Python Installation

Python and Scientific Packages

While you may already have Python itself installed on your computer, you also need several packages for scientific computing, plotting, linear algebra, and serial communication. Getting things working correctly in Windows is particularly tricky. There are several companies who are willing to help with this problem, but they are trying to find ways to make themselves more money and are making it harder to get pyserial installed manually. Here are some suggestions:

Anaconda (simplest solution, but a large and slightly long installation)

Continuum Analytics is a company that wants to provide powerful Python computational tools. There free package contains everything we need other than pyserial.


  1. uninstall any Python things you have installed (strongly recommended)
  2. download Anaconda:
    • Go to this page and click the "Free" button next to "Download Anaconda". They will require your email, but you are then able to download the installer (around 300 megs).
    • Anaconda recommends Python 2.7 as the default. Even though this is a bit old, I would recommend that you do install 2.7. I know for sure that all of the scientific packages work with 2.7.
  1. Run the Anaconda installer. Note: when you run the installer, it is very important that you click the box that says "Register Anaconda as the default Python version of the system." If you don't click that box, you will have a very difficult time installing pyserial.

  2. Download and install pyserial. That link should take you directly to the correct exe file. You want the exe file for win32, and you do not want py3k.

  3. Launch Spyder as your Python environment.

    • configure Spyder to load the scientific startup file. Here is a video showing how to do it: spyder_config_video.wmv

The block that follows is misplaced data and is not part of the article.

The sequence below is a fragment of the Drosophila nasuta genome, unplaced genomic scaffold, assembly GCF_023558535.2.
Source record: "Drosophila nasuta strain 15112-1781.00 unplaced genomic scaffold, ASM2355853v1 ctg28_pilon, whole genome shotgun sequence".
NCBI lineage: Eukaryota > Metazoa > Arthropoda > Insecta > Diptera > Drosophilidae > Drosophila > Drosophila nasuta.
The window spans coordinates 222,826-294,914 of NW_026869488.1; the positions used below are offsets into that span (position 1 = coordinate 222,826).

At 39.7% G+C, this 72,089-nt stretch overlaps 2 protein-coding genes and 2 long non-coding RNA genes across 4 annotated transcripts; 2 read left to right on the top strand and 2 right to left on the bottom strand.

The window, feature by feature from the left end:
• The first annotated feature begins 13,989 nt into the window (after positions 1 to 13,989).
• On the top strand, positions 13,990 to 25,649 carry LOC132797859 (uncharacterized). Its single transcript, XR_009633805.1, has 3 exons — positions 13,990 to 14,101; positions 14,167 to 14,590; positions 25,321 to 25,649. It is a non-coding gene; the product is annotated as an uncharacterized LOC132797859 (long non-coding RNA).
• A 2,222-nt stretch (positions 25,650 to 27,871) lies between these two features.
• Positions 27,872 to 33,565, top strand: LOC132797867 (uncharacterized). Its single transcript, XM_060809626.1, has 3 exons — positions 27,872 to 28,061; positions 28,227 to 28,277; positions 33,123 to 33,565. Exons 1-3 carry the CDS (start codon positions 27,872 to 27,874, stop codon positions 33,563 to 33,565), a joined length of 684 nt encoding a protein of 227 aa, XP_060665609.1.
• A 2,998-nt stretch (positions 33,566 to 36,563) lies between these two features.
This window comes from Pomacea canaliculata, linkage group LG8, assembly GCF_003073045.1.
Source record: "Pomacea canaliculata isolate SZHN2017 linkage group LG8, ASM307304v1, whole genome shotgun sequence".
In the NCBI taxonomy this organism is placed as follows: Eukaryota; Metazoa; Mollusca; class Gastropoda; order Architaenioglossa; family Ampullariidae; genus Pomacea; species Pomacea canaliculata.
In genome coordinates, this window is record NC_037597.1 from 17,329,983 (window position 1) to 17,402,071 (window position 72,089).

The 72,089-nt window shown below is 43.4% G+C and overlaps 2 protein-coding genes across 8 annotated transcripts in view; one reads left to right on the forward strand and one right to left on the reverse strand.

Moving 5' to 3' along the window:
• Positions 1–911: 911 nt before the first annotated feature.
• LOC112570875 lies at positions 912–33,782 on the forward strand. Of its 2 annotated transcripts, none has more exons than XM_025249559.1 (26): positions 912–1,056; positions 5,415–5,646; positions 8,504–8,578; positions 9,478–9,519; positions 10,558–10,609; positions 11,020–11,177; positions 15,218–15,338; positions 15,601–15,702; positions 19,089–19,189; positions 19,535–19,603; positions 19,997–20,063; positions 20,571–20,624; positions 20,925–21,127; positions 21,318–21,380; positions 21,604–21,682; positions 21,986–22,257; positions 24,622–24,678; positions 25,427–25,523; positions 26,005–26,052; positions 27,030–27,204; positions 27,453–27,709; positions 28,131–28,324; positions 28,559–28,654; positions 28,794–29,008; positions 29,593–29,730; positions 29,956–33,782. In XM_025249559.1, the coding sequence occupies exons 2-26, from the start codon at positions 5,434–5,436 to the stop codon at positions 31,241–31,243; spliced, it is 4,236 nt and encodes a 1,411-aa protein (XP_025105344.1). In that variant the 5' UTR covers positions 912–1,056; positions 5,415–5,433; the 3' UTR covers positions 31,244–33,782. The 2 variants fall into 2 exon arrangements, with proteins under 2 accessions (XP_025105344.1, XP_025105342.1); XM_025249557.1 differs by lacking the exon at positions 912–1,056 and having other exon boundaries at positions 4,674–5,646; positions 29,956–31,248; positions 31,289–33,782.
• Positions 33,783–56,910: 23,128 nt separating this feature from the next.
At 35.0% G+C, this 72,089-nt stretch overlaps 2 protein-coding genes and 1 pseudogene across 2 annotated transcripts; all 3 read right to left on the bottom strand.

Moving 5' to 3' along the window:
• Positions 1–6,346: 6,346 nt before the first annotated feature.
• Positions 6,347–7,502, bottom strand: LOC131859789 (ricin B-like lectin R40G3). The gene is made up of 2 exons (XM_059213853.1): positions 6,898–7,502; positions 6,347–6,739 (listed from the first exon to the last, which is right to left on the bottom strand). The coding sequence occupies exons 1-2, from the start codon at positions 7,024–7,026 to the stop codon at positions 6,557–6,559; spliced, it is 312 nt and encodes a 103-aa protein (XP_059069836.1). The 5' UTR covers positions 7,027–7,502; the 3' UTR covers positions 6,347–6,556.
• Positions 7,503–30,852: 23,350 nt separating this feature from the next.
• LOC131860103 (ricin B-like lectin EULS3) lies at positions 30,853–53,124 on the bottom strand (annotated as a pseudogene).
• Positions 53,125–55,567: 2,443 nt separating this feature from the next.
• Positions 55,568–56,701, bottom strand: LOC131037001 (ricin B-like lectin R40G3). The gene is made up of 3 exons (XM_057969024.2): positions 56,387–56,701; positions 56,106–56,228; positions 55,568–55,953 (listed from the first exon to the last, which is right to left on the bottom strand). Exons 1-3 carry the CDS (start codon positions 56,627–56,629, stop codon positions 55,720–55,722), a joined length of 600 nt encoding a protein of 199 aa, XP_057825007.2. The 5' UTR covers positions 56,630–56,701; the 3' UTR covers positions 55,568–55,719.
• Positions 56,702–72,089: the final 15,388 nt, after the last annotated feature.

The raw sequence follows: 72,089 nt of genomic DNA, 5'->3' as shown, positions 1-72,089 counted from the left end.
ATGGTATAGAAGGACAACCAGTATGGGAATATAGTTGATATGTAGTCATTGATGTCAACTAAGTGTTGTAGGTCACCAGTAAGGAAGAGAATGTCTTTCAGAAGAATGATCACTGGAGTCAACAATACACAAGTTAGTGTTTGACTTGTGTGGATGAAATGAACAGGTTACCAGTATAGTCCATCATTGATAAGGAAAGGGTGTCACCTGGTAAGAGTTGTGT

4. If you plan to use the IPython terminal or the IPython QT console, configure them to load scientific environment (pylab) as welll. Here is another video: ipython_config_video.wmv

Spyder has a built in text editor, but it also seems to play nice with other editors if you prefer (i.e. when you are done editing and switch back to Spyder, it automatically reloads the file).

Manual Installation (shortest and smallest, but most complicated)

  1. uninstall any Python things you have installed (strongly recommended)
  2. install Python 2.7. This might be overly conservative, but most scientific Python people that I know have not switched to Python 3 yet.
  3. download and install the scientific packages. These are tricky because you have to find the right packages for your architecture and OS. You are probably looking for win32 exe or msi files that work with python 2.7.
    • numpy (I think this is the correct link)
    • scipy link
    • matplotlib
    • ipython
      • The ipython installer has been broken for awhile. This is really annoying. Their website says to install Anaconda or EPD Free. The last ipython version with a working installer is 0.12.1
    • pyserial

EPD Canopy Options

Enthought is the company behind Numpy and Scipy. They used to have an easy option that met our needs. They are now trying to make more money for themselves and have made it very difficult to install your own packages from within EPD Canopy. You have two options in my opinion if you want to go with Canopy:

  1. Install the free version, then install pyserial yourself. The problem is that the pyserial installer will put the files where Canopy refuses to look for them. You then have to add two lines to the top of any file that uses pyserial:

    import sys
  2. Install the academic version of EPD Canopy. You should be able to install pyserial from the Canopy package manager (I haven't tested this).

Text Editor

In addition to Python and the scientific packages, you will also need a decent text editor to edit your Python scripts. Notepad++ isn't great, but it is a decent option for Windows (much better than the Notepad that comes with Windows). Aquamacs is the best free editor I have come across for Mac OSX.

PyLab (IPython), Spyder, or Wing 101

PyLab (provided by the IPython package) provides several very nice improvements over a basic Python shell. The three biggest improvements are a separate graphics thread (so you don't have to close all your plots each time you run a script), tab completion, and a built-in help system. You are strongly encouraged to use PyLab rather than any other a basic Python shell. Spyder and Wing 101 also provide good alternatives to a basic Python shell.